The teapot was created in 1975 by early computer graphics researcher Martin Newell, a member of the pioneering graphics programme at the University of Utah. Newell needed a moderately simple mathematical model of a familiar object for his work, and his wife's teapot (a Melitta) provided a convenient solution. The shape contains a number of elements that make it ideal for the graphics experiments of the time - it's round, contains saddle-points, has a concave element (the hole in the handle), and looks reasonable when displayed without a complex surface texture.
Newell made the mathematical data which describes the teapot's geometry (largely a set of three-dimensional coordinates) publicly available, and soon other researchers began to use the same data for their computer graphics experiments. These researchers needed something with roughly the same characteristics that Newell had, and using the teapot data meant they didn't have to labouriously enter geometric data for some other object. Although technical progress meant that the simple act of rendering the teapot was no longer the challenge it was in 1975, the teapot continued to be used as a reference object for increasingly advanced graphics techniques. The common (rather squat) appearance of the teapot differs from the Melita original, reportedly because Newell's colleague Jim Blinn transformed it to compensate for the non-square pixels on his early frame buffer.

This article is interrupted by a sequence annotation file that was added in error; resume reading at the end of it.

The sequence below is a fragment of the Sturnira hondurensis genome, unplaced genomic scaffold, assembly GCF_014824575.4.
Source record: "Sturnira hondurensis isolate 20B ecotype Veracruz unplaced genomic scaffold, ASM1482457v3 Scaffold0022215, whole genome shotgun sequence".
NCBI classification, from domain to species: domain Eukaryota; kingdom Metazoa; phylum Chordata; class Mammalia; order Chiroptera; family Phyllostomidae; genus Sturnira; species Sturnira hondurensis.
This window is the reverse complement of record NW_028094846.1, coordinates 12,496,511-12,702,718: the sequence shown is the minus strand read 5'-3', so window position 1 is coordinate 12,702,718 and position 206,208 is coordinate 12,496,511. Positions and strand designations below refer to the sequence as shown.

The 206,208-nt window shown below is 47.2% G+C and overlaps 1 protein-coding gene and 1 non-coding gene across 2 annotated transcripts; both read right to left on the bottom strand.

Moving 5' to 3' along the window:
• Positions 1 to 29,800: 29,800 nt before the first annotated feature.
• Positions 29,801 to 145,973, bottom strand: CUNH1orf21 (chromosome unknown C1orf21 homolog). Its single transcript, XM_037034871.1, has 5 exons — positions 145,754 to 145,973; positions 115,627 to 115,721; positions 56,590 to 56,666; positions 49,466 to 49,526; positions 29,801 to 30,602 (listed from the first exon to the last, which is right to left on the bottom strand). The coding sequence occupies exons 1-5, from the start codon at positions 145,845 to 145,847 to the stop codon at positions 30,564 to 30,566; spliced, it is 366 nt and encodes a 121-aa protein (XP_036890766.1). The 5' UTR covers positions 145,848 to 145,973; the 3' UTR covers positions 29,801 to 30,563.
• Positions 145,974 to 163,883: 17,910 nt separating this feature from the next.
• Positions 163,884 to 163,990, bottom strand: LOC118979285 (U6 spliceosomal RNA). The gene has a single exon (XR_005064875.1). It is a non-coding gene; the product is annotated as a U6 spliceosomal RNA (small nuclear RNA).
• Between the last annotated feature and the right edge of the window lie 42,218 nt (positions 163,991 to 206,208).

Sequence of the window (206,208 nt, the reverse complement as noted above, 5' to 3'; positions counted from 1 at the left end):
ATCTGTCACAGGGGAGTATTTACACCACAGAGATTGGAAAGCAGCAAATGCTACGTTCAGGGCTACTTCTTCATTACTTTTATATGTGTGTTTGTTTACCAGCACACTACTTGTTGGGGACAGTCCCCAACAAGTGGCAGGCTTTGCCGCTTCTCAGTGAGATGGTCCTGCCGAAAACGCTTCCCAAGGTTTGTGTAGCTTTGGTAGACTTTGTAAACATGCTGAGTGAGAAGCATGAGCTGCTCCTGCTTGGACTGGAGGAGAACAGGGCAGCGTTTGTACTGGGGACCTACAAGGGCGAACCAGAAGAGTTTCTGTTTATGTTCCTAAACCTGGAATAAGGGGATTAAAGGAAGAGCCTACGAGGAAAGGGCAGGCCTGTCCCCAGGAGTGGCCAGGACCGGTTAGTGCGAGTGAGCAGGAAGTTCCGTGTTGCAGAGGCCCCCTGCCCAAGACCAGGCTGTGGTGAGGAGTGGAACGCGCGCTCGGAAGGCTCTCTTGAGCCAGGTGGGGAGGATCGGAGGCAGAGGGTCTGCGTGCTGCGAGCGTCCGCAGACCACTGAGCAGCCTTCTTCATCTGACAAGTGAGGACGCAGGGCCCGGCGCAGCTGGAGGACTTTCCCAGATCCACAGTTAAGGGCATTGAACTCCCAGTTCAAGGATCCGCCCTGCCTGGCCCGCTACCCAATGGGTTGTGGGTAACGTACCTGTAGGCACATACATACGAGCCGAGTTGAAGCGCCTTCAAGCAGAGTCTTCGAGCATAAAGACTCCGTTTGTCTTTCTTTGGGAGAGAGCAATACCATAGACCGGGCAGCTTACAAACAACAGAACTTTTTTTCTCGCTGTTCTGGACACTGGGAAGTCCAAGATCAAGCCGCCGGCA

Over the following decades, editions of computer graphics journals (such as the IEEE's SIGGRAPH journal) regularly featured versions of the teapot: faceted or smooth-shaded, wireframe, bumpy, translucent, refractive, even leopard-skin and furry teapots were created.
Versions of the teapot model, or sample scenes containing it, are distributed with (or freely available for) nearly every current rendering or 3d-design program, including AutoCAD, POV-Ray, OpenGL, Direct3D, and 3D-Studio. Teapot scenes are commonly used for renderer self-tests and benchmarks. Along with the expected cubes and spheres, the OpenGL library GLUT even provides the command glutSolidTeapot() as a graphics primitive.
With the advent first of computer generated short films, and then of full length feature films, it has become something of an in-joke to hide a Utah teapot somewhere in one of the film's scenes. Classical Utah teapots can be found in Toy Story, Monsters Inc, and Disney's Beauty and the Beast. The teapot also occasionally appears in the Pipes screensaver, shipped with Microsoft Windows.